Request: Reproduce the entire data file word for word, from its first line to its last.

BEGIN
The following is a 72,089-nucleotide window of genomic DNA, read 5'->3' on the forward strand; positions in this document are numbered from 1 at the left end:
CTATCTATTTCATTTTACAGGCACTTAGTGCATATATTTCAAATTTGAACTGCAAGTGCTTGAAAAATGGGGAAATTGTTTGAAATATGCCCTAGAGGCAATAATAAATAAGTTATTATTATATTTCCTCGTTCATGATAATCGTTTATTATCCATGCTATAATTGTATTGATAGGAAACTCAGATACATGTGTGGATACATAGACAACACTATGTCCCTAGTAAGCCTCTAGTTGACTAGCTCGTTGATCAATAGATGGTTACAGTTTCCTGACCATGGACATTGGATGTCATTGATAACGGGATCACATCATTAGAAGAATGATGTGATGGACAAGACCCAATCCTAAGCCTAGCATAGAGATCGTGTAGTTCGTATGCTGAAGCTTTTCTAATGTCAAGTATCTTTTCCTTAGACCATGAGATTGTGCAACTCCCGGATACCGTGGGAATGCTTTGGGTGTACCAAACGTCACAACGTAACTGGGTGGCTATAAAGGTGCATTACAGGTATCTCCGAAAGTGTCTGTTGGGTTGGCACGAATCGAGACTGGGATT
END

The following is a 72,089-nucleotide window of genomic DNA, read 5'->3' on the forward strand; positions in this document are numbered from 1 at the left end:
CTATCTATTTCATTTTACAGGCACTTAGTGCATATATTTCAAATTTGAACTGCAAGTGCTTGAAAAATGGGGAAATTGTTTGAAATATGCCCTAGAGGCAATAATAAATAAGTTATTATTATATTTCCTCGTTCATGATAATCGTTTATTATCCATGCTATAATTGTATTGATAGGAAACTCAGATACATGTGTGGATACATAGACAACACTATGTCCCTAGTAAGCCTCTAGTTGACTAGCTCGTTGATCAATAGATGGTTACAGTTTCCTGACCATGGACATTGGATGTCATTGATAACGGGATCACATCATTAGAAGAATGATGTGATGGACAAGACCCAATCCTAAGCCTAGCATAGAGATCGTGTAGTTCGTATGCTGAAGCTTTTCTAATGTCAAGTATCTTTTCCTTAGACCATGAGATTGTGCAACTCCCGGATACCGTGGGAATGCTTTGGGTGTACCAAACGTCACAACGTAACTGGGTGGCTATAAAGGTGCATTACAGGTATCTCCGAAAGTGTCTGTTGGGTTGGCACGAATCGAGACTGGGATT